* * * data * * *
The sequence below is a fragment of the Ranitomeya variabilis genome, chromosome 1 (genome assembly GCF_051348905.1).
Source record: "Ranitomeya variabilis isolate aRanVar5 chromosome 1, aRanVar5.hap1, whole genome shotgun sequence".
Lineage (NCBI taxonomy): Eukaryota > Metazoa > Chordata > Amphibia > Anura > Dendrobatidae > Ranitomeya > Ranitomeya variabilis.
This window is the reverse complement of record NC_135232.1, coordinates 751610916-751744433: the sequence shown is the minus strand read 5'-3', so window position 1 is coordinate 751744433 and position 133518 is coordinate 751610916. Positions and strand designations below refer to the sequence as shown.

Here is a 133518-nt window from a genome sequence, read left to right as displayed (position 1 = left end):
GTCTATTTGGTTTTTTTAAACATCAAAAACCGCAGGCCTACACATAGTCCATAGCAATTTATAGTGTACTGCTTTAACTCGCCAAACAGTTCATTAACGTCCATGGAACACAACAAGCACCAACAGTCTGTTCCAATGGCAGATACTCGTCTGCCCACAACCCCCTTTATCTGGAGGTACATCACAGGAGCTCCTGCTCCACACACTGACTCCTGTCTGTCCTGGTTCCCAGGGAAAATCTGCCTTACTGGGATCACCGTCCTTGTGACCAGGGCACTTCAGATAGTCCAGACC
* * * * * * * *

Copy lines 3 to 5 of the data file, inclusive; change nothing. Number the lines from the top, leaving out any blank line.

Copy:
Lineage (NCBI taxonomy): Eukaryota > Metazoa > Chordata > Amphibia > Anura > Dendrobatidae > Ranitomeya > Ranitomeya variabilis.
This window is the reverse complement of record NC_135232.1, coordinates 751610916-751744433: the sequence shown is the minus strand read 5'-3', so window position 1 is coordinate 751744433 and position 133518 is coordinate 751610916. Positions and strand designations below refer to the sequence as shown.

Here is a 133518-nt window from a genome sequence, read left to right as displayed (position 1 = left end):